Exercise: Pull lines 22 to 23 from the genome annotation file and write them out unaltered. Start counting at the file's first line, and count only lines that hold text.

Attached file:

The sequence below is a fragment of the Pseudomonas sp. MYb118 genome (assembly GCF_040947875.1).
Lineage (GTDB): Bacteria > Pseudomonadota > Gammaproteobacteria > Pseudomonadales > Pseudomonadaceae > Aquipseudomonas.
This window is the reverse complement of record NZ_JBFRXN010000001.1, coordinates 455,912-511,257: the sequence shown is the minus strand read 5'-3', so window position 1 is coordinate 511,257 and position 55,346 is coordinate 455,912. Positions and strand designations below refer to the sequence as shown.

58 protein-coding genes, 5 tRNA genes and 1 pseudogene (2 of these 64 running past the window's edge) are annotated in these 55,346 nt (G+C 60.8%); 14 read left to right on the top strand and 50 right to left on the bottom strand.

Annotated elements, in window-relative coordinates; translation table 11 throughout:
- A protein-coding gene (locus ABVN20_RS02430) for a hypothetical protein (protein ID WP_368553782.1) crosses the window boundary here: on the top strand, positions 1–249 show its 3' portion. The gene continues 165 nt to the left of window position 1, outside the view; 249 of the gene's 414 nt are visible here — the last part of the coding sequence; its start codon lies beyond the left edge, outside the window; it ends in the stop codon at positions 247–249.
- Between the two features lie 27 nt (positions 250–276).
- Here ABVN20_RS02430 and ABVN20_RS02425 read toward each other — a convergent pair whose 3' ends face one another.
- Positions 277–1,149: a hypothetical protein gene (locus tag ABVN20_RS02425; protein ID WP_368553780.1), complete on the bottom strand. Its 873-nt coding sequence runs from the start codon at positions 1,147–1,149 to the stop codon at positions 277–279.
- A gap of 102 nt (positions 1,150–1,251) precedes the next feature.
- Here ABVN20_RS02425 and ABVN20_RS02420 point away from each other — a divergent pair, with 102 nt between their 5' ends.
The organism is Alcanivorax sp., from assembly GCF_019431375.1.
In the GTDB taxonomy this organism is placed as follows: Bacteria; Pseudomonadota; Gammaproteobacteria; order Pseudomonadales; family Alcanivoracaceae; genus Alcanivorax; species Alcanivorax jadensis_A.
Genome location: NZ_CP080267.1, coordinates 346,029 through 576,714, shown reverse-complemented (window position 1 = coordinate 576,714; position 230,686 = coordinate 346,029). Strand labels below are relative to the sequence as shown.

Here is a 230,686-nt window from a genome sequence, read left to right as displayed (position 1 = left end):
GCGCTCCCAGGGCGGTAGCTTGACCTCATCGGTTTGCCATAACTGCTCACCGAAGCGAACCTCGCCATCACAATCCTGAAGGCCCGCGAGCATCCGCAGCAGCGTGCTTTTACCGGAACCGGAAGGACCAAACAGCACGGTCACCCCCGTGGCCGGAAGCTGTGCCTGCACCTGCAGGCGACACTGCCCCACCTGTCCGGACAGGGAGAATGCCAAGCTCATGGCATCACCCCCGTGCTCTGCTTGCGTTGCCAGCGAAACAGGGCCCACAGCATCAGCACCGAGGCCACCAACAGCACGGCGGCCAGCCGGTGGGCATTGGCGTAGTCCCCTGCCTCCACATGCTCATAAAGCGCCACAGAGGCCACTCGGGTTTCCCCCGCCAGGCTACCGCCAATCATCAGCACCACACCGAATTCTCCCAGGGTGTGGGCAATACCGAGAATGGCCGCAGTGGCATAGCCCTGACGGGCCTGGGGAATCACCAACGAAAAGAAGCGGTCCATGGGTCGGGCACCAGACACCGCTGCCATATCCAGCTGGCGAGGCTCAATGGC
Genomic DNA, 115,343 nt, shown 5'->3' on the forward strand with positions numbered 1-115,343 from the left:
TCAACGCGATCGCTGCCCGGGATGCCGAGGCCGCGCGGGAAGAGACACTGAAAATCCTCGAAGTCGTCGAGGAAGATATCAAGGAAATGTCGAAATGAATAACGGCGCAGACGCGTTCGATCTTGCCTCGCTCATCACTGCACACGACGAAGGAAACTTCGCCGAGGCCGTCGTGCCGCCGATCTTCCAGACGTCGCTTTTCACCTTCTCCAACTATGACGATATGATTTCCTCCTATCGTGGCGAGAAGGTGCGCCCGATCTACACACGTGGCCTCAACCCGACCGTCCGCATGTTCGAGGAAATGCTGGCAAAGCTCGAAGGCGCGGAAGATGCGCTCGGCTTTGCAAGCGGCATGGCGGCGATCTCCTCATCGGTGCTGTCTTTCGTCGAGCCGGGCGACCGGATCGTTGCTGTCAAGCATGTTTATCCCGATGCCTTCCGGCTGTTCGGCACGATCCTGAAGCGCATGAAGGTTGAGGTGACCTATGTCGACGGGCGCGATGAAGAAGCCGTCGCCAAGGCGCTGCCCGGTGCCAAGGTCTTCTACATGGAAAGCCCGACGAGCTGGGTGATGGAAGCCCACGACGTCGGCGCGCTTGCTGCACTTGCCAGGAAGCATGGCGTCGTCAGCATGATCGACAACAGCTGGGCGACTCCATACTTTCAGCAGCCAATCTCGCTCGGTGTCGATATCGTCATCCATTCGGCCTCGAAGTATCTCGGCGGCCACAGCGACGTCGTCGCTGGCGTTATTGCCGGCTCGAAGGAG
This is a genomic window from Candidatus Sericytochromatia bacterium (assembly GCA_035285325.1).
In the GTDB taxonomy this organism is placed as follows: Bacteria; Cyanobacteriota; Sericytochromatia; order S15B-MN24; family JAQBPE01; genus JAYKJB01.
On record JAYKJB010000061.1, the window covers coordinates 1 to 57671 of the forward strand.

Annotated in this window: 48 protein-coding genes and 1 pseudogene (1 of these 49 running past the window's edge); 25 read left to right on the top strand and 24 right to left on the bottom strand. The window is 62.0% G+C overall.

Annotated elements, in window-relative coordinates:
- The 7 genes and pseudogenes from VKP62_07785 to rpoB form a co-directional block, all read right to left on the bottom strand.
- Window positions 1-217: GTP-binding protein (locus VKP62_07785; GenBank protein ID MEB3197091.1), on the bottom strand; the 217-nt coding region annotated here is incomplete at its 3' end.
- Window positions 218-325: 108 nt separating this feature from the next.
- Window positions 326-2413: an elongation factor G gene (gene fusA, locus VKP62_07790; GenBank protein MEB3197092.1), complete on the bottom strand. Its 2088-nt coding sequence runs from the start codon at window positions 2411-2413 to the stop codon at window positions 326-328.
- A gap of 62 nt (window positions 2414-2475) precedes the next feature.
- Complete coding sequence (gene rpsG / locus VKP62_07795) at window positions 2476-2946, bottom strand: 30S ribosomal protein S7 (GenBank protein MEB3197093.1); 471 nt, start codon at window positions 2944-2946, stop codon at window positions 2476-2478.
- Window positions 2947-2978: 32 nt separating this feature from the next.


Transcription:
Annotated in this window: 48 protein-coding genes and 1 pseudogene (1 of these 49 running past the window's edge); 25 read left to right on the top strand and 24 right to left on the bottom strand. The window is 62.0% G+C overall.

Annotated elements, in window-relative coordinates: